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The standard for what is a healthy cholesterol level may need to be lower than the current suggestion of 100, and patients trying to get their cholesterol down may need stronger drugs.
Those were the assessments Thursday by metro Atlanta cardiologists in response to a study released Wednesday that pitted one cholesterol-lowering drug, Lipitor, against another, Pravachol.
The study, funded by the maker of Lipitor, is the first to compare different cholesterol-lowering drugs, called statins, in one study.
Drug companies are competing for the $25 billion market for statins.
The results showed that atherosclerosis, or hardening of the arteries, actually worsened in those taking Pravachol. But atherosclerosis was stopped in those who took Lipitor.
Simple as those results may seem on the surface, they do not mean that patients taking Pravachol should stop taking it, doctors said Thursday. It also does not mean they should start taking Lipitor.
It does mean they should talk to their doctors about the appropriate drug.
"I don't think we can necessarily say that people should not take Pravachol," said Dr. Laurence Sperling, director of preventive cardiology at Emory University. "It was not a fair comparison. Lipitor is a much stronger drug, and they gave it in much stronger doses."
Lipitor, or atorvastatin, and Pravachol, or pravastatin, are used to lower cholesterol, which contributes to heart disease.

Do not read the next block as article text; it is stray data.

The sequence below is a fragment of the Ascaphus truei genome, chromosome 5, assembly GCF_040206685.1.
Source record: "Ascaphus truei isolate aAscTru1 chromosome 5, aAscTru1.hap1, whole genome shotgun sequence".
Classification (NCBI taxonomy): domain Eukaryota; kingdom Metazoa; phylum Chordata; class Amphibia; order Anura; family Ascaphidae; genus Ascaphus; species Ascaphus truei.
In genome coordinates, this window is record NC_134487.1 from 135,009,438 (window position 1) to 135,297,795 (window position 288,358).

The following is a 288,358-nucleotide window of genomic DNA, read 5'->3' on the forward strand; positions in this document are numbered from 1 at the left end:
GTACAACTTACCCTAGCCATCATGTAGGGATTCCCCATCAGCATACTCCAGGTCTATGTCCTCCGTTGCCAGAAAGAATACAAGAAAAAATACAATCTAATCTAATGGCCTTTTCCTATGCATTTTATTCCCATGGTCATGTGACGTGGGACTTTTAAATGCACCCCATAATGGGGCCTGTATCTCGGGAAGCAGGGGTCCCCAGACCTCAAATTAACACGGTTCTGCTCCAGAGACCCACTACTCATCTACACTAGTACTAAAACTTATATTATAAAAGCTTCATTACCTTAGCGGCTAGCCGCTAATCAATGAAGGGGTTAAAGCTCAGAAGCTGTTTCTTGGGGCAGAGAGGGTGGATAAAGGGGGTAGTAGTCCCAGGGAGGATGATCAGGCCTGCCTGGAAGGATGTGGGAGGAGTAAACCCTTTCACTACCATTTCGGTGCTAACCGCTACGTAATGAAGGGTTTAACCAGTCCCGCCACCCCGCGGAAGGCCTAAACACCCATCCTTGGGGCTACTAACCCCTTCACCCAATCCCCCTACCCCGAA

Pravachol, manufactured by Bristol-Myers Squibb, is often given to patients who may not be able to tolerate Lipitor, Zocor or other, stronger statins, doctors said. Said company spokeswoman Bonnie Jacobs: "While the results are informative, additional clinical studies need to be conducted."
Cleveland Clinic cardiologist Steven Nissen's study looked at 502 patients over 18 months. At the outset, the patients had low density lipoprotein, or bad cholesterol, levels of about 150.
Half of the patients took 40 milligrams of Pravachol, the weaker drug, and the others took 80 mg of Lipitor. The bad cholesterol of those who took Pravachol averaged 110 at the study's end. It averaged 79 for those who took Lipitor.
"I don't doubt for a minute that Lipitor at 80 milligrams blew the doors off," said Dr. Winston H. Gandy Jr., consulting board member of the metro Atlanta Heart Association. "But they didn't compare apples to apples. Anybody who knows these drugs knows that Lipitor is the most potent."
Nissen said he knew that he was comparing Pravachol to "the gorilla drug." He said the most important finding of the study may be that plaque, which causes hardening of the arteries, did not progress in those whose cholesterol was lowered to 79. It did increase in those whose cholesterol hit 110.
That finding suggests that physicians may need to lower their target cholesterol level for those battling heart disease or at risk for it.
"It's a message that maybe our targets are not low enough," Nissen said.
He also concludes that drug selection matters, and that a stronger drug like Lipitor might be the best drug to use.
While Nissen's study seems to clearly favor Lipitor, he said he cannot advise that patients stop taking Pravachol.
"I served them up the data, and we will put the data out there and let practitioners decide."
Some people have side effects with the stronger statins like Lipitor and Zocor, the doctors said. Also, some drugs work better on some people than on others. Gandy said patients should discuss with their doctor the best drugs to take.
"As long as they are treated to goal, it doesn't matter," he said.
Copyright 2003 The Atlanta Journal-Constitution